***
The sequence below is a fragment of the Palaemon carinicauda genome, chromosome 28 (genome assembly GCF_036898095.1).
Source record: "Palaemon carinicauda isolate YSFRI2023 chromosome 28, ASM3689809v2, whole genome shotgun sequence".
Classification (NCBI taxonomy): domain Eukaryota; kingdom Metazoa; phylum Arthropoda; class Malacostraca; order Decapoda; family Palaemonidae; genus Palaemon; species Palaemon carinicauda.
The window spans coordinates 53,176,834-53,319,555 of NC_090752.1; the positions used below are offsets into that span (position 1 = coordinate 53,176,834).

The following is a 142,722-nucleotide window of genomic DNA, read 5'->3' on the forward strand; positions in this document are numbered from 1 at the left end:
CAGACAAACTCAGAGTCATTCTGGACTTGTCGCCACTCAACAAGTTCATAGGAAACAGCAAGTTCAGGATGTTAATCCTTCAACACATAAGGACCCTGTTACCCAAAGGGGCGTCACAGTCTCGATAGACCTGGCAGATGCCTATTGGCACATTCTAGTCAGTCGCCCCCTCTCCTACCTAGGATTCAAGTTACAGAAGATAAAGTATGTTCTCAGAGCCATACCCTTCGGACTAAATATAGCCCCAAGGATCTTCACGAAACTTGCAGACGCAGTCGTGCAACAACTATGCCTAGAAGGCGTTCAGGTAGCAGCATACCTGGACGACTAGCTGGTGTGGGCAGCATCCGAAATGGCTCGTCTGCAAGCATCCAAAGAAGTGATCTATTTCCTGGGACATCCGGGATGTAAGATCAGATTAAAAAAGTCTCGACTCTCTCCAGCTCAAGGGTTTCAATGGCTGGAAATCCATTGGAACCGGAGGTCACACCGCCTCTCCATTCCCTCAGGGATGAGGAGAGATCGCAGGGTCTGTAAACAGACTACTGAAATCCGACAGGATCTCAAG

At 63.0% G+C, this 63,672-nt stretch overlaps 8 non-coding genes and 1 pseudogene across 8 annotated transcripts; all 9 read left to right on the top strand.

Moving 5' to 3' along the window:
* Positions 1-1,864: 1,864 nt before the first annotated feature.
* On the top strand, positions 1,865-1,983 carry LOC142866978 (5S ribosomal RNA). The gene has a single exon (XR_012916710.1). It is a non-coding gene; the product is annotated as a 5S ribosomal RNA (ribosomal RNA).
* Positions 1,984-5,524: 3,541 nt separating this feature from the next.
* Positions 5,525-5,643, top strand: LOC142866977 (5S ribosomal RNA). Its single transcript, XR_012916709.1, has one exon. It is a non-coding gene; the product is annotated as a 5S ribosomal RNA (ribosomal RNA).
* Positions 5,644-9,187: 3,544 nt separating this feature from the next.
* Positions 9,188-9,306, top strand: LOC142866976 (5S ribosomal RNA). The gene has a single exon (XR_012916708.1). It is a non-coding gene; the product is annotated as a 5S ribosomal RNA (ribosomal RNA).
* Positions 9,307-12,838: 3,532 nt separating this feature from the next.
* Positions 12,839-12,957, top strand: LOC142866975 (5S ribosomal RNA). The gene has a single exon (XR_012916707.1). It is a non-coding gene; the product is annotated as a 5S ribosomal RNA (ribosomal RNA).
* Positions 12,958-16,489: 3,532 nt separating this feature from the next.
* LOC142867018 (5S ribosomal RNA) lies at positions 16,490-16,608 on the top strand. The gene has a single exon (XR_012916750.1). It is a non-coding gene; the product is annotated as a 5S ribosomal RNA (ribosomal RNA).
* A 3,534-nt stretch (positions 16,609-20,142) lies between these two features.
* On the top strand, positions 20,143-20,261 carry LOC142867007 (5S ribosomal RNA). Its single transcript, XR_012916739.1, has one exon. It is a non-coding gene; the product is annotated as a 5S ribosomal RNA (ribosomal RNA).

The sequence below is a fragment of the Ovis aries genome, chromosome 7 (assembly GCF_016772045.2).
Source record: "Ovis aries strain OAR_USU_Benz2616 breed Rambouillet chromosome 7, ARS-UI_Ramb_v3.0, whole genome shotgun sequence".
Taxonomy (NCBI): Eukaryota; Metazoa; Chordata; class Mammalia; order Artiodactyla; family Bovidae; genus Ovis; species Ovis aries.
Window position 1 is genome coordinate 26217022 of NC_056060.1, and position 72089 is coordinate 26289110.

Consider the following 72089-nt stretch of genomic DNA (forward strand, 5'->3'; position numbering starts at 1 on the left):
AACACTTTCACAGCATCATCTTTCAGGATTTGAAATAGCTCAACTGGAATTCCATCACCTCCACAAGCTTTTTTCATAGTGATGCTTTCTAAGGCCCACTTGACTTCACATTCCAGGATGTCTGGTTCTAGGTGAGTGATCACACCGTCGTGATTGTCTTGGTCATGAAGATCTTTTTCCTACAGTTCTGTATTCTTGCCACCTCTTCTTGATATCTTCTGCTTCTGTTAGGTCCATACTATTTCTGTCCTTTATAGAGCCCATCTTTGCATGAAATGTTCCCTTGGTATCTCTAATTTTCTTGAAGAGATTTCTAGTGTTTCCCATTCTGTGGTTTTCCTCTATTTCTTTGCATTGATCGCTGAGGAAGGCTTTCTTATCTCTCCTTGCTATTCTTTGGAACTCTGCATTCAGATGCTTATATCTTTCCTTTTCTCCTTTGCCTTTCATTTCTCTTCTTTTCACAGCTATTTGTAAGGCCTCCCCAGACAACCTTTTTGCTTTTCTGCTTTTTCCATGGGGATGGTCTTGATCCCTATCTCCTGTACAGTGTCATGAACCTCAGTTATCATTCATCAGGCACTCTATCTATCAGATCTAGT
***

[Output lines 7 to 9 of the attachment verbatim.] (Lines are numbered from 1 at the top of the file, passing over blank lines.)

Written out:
At 63.0% G+C, this 63,672-nt stretch overlaps 8 non-coding genes and 1 pseudogene across 8 annotated transcripts; all 9 read left to right on the top strand.

Moving 5' to 3' along the window:
* Positions 1-1,864: 1,864 nt before the first annotated feature.